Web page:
For as long as I can remember, I've had an abiding fascination with the history of American Catholicism, particularly the period extending through the 19th and early 20th centuries. If you've never looked into it, take a chance -- you might just fall in love (and realize that a lot of what you see on the blogs and in the news everyday is by no means new). If the recommendation alone isn't advertisement enough, then know this: the colorful disagreements between colorful bishops which marked the era make their modern successors look like tired shades of beige. Not to mention that in the good ol' days, fisticuffs were far from just a feared possibility -- they were to be expected.
The coming year is cause for excitement as it brings us that much closer to the Big Bicentennial. They say the American hierarchy was founded in 1789 with the appointment of John Carroll, previously the mission superior of the United States, as the first bishop of the newly-erected diocese of Baltimore, which initially encompassed the entire territory of the thirteen original states. But the US episcopate really began in April, 1808, when the mother diocese was subdivided with the creation of new Sees at New York, Boston, Philadelphia and Bardstown, Kentucky (which was later transferred to Louisville) and Baltimore was raised to the dignity of a metropolitan see. So we've got a big East Coast celebration coming up in two years' time.
(And for those who really like this stuff, the only current American cardinal whose episcopal descendancy is of the Carroll line? None other than Roger Mahony, of course.)
I've always been pretty tough on the mitred ones around me, hammering home the message that their people have a right to know what came before them and how their local churches were built, literally, from the ground up. Think about it: An incalculable amount of devotion, hard work and herculean sacrifices of time and treasure (mostly from people who had little of either to spare) are what made this tapestry what it is, though it looks tattered now, and not just at the fringes. And, spoilt as we are, we still take it for granted, don't we? Maybe if we knew a bit more about where it came from, how it happened, this superhuman story of something the waves of immigrants knew in their bones was bigger than themselves, it'd do us all some good to take a breath and reflect on it.... And just maybe, if some among us knew what went into building it, we wouldn't be so eager to take a hammer to all that goodness given by our forebears over time, you know?
(As an example, at its founding the diocese of Philadelphia was served by a grand total of 12 priests, who were responsible for the whole of Pennsylvania and Delaware and the southern half of New Jersey. Don't talk to me about today's wimpy "priest shortage" -- that's a priest shortage.)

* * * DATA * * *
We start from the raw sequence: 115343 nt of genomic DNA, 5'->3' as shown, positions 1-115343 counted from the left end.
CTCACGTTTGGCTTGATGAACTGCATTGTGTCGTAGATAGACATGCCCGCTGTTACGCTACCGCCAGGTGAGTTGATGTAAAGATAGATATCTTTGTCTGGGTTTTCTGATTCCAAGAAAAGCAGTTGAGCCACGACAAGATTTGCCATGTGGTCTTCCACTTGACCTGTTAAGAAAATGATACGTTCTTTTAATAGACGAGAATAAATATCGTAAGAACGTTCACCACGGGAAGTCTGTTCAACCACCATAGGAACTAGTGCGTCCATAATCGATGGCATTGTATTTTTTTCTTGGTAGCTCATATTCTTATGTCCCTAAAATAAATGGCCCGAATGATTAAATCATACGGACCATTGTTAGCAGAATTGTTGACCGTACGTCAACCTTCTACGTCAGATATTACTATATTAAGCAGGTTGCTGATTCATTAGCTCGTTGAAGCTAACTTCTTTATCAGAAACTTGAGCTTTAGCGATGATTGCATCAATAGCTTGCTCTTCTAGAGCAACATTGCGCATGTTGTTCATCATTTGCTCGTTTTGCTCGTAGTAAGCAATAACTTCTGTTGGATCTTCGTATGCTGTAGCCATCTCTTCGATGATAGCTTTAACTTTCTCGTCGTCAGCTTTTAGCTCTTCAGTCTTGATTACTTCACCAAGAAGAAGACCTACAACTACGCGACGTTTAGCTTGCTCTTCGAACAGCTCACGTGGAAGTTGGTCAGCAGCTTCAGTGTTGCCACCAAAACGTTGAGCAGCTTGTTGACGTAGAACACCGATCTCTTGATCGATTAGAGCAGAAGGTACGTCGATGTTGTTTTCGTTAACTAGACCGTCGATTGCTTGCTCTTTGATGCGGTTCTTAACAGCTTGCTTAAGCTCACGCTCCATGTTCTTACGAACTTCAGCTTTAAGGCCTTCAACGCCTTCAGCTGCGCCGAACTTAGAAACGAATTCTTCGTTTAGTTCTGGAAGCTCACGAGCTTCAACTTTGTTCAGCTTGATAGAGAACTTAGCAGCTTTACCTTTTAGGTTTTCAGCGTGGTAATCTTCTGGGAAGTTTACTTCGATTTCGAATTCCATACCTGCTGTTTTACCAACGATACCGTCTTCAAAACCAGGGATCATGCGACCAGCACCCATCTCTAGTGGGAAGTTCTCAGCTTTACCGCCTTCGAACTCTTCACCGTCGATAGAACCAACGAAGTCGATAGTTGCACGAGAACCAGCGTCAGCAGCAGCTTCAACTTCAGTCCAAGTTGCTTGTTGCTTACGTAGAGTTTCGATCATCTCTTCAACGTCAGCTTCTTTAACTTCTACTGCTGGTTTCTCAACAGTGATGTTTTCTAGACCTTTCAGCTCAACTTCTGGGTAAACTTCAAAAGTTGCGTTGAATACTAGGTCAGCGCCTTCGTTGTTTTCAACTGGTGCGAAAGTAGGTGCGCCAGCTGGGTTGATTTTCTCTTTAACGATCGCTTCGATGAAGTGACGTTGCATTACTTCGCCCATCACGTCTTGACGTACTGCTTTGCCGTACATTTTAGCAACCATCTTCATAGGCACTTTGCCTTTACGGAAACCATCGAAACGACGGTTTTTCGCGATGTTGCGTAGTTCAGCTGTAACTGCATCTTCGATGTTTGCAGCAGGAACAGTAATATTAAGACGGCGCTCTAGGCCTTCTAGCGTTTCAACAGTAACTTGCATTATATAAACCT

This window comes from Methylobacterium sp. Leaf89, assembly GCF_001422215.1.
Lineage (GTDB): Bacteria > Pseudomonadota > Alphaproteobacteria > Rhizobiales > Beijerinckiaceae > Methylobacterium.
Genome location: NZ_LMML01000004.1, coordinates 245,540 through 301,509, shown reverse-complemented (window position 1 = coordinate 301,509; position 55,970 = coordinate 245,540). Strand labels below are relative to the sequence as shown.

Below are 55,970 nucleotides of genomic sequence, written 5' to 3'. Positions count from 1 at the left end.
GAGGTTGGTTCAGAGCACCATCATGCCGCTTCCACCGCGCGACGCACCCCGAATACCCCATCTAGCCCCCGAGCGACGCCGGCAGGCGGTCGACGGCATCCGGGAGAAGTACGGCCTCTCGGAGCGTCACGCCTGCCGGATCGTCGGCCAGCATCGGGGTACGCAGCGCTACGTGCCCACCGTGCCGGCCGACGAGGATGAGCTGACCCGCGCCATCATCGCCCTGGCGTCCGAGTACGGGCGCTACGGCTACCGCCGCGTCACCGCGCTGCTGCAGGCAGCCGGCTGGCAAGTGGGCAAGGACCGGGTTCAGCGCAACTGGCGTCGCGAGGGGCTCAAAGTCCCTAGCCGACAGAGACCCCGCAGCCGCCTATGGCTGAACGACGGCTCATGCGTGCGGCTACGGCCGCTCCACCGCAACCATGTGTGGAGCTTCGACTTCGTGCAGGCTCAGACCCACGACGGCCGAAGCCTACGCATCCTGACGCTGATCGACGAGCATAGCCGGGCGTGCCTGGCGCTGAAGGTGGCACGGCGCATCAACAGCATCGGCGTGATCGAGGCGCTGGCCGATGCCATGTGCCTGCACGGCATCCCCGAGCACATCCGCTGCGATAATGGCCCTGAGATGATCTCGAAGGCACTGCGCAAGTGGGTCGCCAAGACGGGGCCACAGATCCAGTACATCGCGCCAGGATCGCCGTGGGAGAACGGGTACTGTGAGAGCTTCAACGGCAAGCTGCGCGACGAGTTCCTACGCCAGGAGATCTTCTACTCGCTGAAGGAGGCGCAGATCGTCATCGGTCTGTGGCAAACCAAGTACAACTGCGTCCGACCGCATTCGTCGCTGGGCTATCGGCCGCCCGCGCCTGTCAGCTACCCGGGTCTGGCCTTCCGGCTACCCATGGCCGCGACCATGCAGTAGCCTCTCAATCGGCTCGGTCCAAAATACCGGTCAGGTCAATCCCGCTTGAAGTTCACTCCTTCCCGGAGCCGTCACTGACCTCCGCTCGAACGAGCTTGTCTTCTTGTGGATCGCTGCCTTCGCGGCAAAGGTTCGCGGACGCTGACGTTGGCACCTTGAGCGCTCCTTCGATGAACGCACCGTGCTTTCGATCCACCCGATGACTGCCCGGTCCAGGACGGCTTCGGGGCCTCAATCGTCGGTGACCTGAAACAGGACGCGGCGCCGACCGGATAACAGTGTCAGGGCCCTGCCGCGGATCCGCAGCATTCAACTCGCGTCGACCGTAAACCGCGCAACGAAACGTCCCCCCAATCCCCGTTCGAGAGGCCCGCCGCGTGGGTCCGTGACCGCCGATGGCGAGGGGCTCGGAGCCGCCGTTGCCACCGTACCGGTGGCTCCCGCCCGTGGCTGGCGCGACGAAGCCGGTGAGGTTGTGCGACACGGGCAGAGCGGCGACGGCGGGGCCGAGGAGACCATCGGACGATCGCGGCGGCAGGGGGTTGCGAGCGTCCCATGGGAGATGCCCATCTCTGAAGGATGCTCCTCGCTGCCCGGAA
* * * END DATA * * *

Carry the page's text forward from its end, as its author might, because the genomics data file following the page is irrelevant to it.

The first 150 years of the hierarchical story on these shores -- from John Carroll's appointment to the installation of (Catfighter of the Ages) Francis Spellman as archbishop of New York -- was a pioneering time in a dynamic, expanding place. The American experiment and Catholicism were never the most natural fit, and it was not a monolithic trajectory by any stretch.
Nor did it need to be, nor should it have been.
One of my tricks over time is, when trying to look into a diocese and figure out how it hums along, to look at its roots. Even after 200 years or thereabout, something of the initial culture of the place remains and everything else was just built on top of that. This is true especially in these days, when a bishop is lucky to have 20 years in one place. In eras past, as there was no retirement age and an ordinary would only step down under extreme circumstances, they just went on and on and on, and it was those long reigns -- among so many others: Dennis Dougherty's 33 years in Philadelphia, John Glennon's 43 in St. Louis and John Mark Gannon's 46 years at the helm of the diocese of Erie -- that built cultures whose shades remain in a powerful way in parishes, schools and chancery offices even to our own time.
At the beginning, different approaches developed in the new local churches, which were often left for months or more without the presence of bishops who had to travel expansive stretches of territory by carriage. And they really couldn't maintain mega-administrations, either, as all hands had to be out in the field. So the priests and people were, to a great extent, left to their own devices. This sense of autonomy and independence remains strong in the South and the West. The French settlers who had gathered in Kentucky created a very opulent, refined Catholic sensibility, one which continues to pervade the entire culture there. And in Philadelphia, New York and Boston, the Irish immigration brought with it a sense of the church being "under siege" -- in the case of the 1840s, at the hands of the oppressive English. Two centuries on, those sees are still marked with the sign of the siege mentality -- the English have only been replaced by the media, the liberals, the faithful, whoever. You get the idea.
Laypeople holding parishes hostage and threatening to take over everything? Been there, done that (viz. Hogan Schism). Same goes for church-burnings en masse, renegade clergy and religious, lean times, all orientations behaving (very, very) badly, loving Rome, hating Rome, not caring about Rome, bishops who were pro-slavery, anti-infallibility, saintly and, of course, the just plain nuts (who are always with us). All of it, all of it, all of it -- this is nothing new. Indeed, like the Italians, we have seen it all before in our own land.
Well, those who came before have seen it.... But how much have we learned?